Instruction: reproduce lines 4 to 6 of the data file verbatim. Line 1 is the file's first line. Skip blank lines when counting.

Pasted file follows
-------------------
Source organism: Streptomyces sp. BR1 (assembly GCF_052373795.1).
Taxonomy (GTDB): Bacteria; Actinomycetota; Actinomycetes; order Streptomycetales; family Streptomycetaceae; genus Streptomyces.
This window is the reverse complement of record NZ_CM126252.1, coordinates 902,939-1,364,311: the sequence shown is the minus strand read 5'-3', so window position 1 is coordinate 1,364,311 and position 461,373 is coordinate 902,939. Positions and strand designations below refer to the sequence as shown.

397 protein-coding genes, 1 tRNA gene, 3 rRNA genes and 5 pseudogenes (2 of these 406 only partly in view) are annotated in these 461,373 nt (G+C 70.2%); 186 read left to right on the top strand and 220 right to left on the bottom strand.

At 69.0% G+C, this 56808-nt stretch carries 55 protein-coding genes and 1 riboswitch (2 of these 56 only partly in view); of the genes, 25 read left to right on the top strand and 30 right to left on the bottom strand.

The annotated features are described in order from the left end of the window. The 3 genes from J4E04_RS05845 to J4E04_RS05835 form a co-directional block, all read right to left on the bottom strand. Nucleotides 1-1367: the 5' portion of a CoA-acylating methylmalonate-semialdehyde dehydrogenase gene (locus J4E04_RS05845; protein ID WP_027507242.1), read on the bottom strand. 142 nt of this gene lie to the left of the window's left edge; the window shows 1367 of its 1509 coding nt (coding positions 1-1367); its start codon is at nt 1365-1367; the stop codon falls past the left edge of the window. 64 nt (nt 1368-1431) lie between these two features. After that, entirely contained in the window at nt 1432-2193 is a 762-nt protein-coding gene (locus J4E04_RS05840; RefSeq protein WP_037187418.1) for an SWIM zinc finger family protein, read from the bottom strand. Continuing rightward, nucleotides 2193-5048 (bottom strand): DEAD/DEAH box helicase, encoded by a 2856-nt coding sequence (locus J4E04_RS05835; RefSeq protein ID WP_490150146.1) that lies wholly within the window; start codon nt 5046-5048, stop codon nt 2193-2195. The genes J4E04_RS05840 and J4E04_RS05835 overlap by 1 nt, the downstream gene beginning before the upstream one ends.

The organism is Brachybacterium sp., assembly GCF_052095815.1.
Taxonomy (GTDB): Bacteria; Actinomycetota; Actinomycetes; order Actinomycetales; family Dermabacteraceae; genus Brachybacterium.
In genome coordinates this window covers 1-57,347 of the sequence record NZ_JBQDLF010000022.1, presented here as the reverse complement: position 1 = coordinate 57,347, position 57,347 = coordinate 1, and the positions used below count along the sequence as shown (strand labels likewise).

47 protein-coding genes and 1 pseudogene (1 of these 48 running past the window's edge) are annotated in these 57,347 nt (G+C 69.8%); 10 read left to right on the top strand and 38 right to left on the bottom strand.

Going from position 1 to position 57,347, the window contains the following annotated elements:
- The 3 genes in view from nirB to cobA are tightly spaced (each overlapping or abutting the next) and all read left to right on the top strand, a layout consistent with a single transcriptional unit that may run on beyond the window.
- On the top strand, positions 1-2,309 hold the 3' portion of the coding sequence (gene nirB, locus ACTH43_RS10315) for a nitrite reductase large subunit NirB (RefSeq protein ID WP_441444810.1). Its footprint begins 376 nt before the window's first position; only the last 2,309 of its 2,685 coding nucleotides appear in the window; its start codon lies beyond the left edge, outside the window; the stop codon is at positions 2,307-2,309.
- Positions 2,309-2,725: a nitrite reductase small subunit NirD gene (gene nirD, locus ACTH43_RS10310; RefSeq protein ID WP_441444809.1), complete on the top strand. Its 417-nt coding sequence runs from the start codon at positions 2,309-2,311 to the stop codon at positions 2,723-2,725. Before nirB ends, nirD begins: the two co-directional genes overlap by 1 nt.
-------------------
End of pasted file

397 protein-coding genes, 1 tRNA gene, 3 rRNA genes and 5 pseudogenes (2 of these 406 only partly in view) are annotated in these 461,373 nt (G+C 70.2%); 186 read left to right on the top strand and 220 right to left on the bottom strand.

At 69.0% G+C, this 56808-nt stretch carries 55 protein-coding genes and 1 riboswitch (2 of these 56 only partly in view); of the genes, 25 read left to right on the top strand and 30 right to left on the bottom strand.

The annotated features are described in order from the left end of the window. The 3 genes from J4E04_RS05845 to J4E04_RS05835 form a co-directional block, all read right to left on the bottom strand. Nucleotides 1-1367: the 5' portion of a CoA-acylating methylmalonate-semialdehyde dehydrogenase gene (locus J4E04_RS05845; protein ID WP_027507242.1), read on the bottom strand. 142 nt of this gene lie to the left of the window's left edge; the window shows 1367 of its 1509 coding nt (coding positions 1-1367); its start codon is at nt 1365-1367; the stop codon falls past the left edge of the window. 64 nt (nt 1368-1431) lie between these two features. After that, entirely contained in the window at nt 1432-2193 is a 762-nt protein-coding gene (locus J4E04_RS05840; RefSeq protein WP_037187418.1) for an SWIM zinc finger family protein, read from the bottom strand. Continuing rightward, nucleotides 2193-5048 (bottom strand): DEAD/DEAH box helicase, encoded by a 2856-nt coding sequence (locus J4E04_RS05835; RefSeq protein ID WP_490150146.1) that lies wholly within the window; start codon nt 5046-5048, stop codon nt 2193-2195. The genes J4E04_RS05840 and J4E04_RS05835 overlap by 1 nt, the downstream gene beginning before the upstream one ends.